But I'm getting ahead of myself. Various musings on my year in beer:
- Trading - It continues, and a fair amount of beers on the list below came from trades, LIFs, and BIFs, but not nearly as much as you might think. It turns out that Philly is a pretty great beer town, asinine PLCB rules notwithstanding, and even the suburbs are getting in on the action these days. I doubt I'll ever reach the crazy 5 trades per month tempo that some beer dorks engage in, but I'm pretty happy with the 5-6 trades I engage in per year, and I got to try some great stuff this year because of that.
- Wales, bro - White Whale beers are a sorta moving target. When you start to dip your toes into beer nerdery, anything popular that is rare and/or isn't distributed near you is a whale. Stuff like KBS. Then you start ticking those top 100 beers that are hard to find, but the goalposts move to obscure vintages of absurdly limited beers (I've had approximately 1 beer on that list) and people start creatively misspelling whales as walez or wales and at that point, who cares? The hunt can be fun, but some of that stuff seems like a fool's errand. I'll probably stick with local wales and trade for some khaki wales if the mood strikes me. With stuff like Operation Cheddar an finally procuring some Cantillon, I've gotten pretty good at scoring some great stuff, and that's all I can really ask for.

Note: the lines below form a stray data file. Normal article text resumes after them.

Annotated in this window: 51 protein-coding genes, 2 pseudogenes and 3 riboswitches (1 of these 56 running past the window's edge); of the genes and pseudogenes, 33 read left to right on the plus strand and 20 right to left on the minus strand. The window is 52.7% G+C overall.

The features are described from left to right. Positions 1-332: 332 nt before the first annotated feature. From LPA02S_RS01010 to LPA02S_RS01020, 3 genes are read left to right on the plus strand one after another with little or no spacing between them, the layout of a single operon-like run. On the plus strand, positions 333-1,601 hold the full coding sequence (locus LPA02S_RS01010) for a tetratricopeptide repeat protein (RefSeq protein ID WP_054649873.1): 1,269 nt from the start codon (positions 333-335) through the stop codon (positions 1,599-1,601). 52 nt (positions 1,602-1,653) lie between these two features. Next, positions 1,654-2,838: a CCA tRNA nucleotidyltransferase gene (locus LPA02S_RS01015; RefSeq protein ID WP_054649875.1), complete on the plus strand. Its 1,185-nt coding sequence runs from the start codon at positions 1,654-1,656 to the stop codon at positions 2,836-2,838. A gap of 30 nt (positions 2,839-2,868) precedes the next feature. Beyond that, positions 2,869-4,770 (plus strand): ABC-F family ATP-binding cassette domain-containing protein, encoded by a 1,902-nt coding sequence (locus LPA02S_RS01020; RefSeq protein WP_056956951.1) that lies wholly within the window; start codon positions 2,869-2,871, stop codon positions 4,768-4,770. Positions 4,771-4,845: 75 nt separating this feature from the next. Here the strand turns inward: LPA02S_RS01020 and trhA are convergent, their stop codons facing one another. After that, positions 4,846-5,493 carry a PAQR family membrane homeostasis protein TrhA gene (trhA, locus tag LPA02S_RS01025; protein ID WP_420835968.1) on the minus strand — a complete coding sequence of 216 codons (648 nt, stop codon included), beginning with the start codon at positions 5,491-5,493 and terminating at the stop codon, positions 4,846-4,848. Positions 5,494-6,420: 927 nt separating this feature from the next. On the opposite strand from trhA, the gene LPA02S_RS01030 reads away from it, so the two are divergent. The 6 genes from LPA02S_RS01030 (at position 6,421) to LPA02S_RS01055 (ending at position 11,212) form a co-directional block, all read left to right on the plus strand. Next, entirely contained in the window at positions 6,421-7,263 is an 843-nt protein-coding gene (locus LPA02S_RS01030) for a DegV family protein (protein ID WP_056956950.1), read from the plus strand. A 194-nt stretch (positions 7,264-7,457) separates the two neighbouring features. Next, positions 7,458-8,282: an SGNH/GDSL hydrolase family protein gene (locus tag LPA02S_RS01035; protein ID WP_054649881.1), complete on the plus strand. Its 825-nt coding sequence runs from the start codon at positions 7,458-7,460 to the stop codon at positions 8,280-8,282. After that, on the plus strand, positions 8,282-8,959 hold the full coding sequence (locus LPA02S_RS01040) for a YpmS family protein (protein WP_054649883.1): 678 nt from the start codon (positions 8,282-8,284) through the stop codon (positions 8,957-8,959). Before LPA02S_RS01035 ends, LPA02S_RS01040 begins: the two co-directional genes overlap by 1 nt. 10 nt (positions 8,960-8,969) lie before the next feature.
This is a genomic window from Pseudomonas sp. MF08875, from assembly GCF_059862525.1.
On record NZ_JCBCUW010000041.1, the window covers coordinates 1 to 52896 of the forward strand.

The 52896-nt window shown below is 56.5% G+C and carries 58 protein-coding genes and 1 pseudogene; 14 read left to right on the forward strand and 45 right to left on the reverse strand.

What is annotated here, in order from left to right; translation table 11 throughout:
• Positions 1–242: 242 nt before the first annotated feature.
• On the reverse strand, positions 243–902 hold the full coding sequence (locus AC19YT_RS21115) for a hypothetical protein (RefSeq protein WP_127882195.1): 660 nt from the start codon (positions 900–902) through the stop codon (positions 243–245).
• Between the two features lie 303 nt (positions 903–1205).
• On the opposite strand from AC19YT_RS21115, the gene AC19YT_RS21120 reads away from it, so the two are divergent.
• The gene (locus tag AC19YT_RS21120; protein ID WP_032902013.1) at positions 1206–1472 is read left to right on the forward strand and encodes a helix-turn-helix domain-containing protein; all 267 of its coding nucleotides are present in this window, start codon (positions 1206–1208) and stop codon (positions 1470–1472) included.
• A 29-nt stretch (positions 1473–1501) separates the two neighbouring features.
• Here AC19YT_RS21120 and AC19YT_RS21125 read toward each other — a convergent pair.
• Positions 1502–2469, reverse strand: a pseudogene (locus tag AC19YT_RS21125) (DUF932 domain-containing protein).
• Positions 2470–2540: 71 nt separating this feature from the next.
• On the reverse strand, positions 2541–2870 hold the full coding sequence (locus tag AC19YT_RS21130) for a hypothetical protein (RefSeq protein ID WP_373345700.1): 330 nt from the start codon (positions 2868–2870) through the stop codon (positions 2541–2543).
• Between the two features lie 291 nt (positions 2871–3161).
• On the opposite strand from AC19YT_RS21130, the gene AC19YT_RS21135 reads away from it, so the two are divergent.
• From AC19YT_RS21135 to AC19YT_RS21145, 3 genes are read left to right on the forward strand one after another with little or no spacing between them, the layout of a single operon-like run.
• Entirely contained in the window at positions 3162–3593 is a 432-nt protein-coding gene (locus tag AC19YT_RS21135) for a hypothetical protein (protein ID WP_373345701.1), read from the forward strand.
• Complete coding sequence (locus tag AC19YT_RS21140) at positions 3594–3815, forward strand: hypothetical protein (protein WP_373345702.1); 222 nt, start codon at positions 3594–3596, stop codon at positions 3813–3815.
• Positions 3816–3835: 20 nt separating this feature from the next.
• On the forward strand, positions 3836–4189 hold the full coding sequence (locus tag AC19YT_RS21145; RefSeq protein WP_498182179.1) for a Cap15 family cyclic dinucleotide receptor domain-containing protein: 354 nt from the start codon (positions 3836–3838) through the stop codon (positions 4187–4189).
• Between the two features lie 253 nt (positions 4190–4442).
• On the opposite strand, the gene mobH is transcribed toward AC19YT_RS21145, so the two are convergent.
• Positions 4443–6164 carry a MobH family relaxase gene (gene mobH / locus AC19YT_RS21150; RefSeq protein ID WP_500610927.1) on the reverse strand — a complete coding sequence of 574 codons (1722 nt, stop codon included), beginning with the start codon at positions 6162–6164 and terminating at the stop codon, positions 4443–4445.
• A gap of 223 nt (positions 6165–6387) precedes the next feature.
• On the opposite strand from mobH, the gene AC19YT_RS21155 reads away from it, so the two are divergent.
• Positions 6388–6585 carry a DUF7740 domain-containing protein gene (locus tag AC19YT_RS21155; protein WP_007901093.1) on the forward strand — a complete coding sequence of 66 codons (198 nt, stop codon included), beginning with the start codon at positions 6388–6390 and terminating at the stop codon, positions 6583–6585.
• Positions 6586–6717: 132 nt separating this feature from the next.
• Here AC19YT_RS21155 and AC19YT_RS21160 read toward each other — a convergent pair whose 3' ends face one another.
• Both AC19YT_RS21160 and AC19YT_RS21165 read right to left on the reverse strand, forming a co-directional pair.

- The year the ratings died, sorta - I've been doing this for three years now, and I'm experiencing some serious ratings shifting here. Stuff I'd have rated an A a few years ago might be a B level beer nowadays. Is this changing tastes? Or was I just plain wrong? Or maybe I'm just drinking such a higher caliber of beer now that it puts that older stuff in a different perspective? Probably all of the above. So take my ratings with a grain of salt. I'm a moron.
- Snobby Palate - I'll never claim to have a great palate, but I'm starting to get super snobby about fresh IPAs in particular. And bars that don't clean their tap lines are starting to annoy me. And I'm pretty sensitive to carbonation issues. I don't know how great this development really is, but I try not to annoy other people with my snobby palate and pedantry.
- Sessionable Beer and Redrinking Beer - I used to basically never drink the same beer twice. And I used to review nearly every beer I drank. But that's lame. I've definitely drank a bunch of beers I've already sampled this year. Some are massive face melters that have a limited annual release (oh, hello there Parabola!), but I've also found a desire for "regular" beer or even a session beer. Sure, I still drink an unhealthy amount of high ABV stuff and the list below certainly contains ample Imperial Stouts and Barleywines, but sometimes I want to sit down with something normal, like a 4% pale ale. Not everything has to melt my face, all the time.
- Home Brewing - A slow start to the year, but I've been on a tear of late. I've also been tackling "slow" beers, stuff that takes a while to actually finish off (like, for example, the Brett dosed saison or bourbon oak aged imperial stout), but in about a month, I should have about 3 batches hitting their prime. Poor timing, perhaps, but still. I've also finally procured a kegerator and have kegged my first beer (Red Heady), so we'll see what that does (I'm actually planning to keep a relatively sessionable beer on at all times, but we'll see). As per usual, I've got lots of plans and ideas, so it should be a fun year.